Black Friday and Cyber Monday are almost here, and with that comes the best shopping deals of the year! While these days might draw large crowds for jaw dropping deals it also opens the door for consumer fraud. According to The National Retail Federation, 54 percent of consumers overall plan to spend about the same as last year, with 24 percent planning to spend more. Of these consumers 40 percent of shoppers will use credit cards and debit cards while 18 percent plan to pay with cash. Hackers will be in full force this holiday shopping season, so defense is vital. Here are five tips to protect your information this Cyber Monday.
About a quarter of Cyber Monday shoppers will shop on a mobile device. If you plan to shop this way make sure you have a secure connection. For example, connecting to public Wi-Fi can make it easier for a hacker to get your information. If you have to use public Wi-Fi try to save the sensitive banking information until you have a secure connection.
If a hacker gains access to your debit card he or she could empty your account. Your bank will investigate the fraudulent withdrawal; however, you will still have an empty account while the investigation takes place. A hacker could still access your credit card information but you wouldn’t physically be out of the money while the investigation takes place.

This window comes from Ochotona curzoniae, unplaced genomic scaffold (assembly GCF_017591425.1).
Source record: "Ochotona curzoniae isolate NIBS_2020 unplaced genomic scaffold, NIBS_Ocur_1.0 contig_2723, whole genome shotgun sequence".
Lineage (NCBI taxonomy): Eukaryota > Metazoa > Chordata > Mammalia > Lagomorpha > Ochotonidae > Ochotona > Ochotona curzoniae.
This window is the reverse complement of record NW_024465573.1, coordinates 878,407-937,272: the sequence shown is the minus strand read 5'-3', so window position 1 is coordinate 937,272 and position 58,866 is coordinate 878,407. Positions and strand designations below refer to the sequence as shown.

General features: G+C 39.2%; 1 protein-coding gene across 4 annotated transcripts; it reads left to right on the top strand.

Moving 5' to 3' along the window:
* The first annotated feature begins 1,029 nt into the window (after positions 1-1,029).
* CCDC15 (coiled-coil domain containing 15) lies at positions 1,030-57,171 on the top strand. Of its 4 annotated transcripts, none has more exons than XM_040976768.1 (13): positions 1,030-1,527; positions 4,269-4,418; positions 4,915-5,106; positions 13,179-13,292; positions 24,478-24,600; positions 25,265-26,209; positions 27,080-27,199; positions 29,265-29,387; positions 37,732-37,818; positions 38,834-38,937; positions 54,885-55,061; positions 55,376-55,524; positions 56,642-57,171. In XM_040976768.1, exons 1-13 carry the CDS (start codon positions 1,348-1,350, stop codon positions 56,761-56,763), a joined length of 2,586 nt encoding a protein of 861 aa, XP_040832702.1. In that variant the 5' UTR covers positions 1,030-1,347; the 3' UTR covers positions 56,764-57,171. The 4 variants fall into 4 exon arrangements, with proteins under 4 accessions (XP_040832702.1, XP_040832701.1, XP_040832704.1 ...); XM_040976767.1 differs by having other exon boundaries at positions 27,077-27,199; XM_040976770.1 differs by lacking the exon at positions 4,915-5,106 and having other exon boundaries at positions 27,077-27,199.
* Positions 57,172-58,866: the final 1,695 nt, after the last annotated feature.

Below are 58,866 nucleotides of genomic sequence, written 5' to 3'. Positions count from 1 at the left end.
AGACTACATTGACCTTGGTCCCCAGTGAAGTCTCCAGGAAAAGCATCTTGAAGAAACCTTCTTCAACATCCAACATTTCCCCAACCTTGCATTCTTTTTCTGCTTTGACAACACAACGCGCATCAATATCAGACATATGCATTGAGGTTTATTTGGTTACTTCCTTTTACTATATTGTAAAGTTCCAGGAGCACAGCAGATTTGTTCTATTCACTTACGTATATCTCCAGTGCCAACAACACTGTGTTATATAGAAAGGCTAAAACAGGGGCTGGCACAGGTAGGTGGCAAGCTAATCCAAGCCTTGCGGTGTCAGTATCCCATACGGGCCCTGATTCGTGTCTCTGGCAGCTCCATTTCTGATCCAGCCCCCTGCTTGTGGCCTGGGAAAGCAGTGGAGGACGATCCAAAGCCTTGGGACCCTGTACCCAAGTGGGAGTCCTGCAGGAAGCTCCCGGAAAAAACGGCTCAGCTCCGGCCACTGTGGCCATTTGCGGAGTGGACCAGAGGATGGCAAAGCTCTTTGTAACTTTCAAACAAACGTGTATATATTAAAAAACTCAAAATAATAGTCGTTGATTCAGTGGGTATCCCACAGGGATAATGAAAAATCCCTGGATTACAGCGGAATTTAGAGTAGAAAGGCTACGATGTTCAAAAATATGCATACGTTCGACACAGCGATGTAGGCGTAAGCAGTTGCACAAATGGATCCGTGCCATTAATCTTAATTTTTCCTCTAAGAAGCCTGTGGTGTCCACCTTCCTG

Cyber Monday emails will be flooding your inbox this time of year. It will be hard to decipher what’s real from what’s fake. If your email contains a zip file it more than likely is fake and probably contains malware. If you are looking to verify a deal, type the URL address directly into the browser instead of clicking on the link provided in the email. These tricks can help limit the possibilities of hackers gaining access to your information.
The ads for Cyber Monday will be in full force in the coming days. These ads will promise you the best savings and provide you with links to redeem each deal. Do not click the link! Research the information first and be weary of shopping apps that pop up overnight. Many pop-ups could contain fake coupons and redirect you to malicious sites. If you see a pop-up coupon that looks too good to be true then trust your gut and exit the site. Make sure to take the necessary precautions as these viruses can be detrimental to your computer.
If a site starts out by asking you for personal information than it is more than likely a scam. Always check the legitimacy of the website before handing over security passwords and social security numbers.
Taking some extra precautions to protect your information from hackers can make or break your holiday season. The Cochran Firm wishes you a safe and Happy Thanksgiving!
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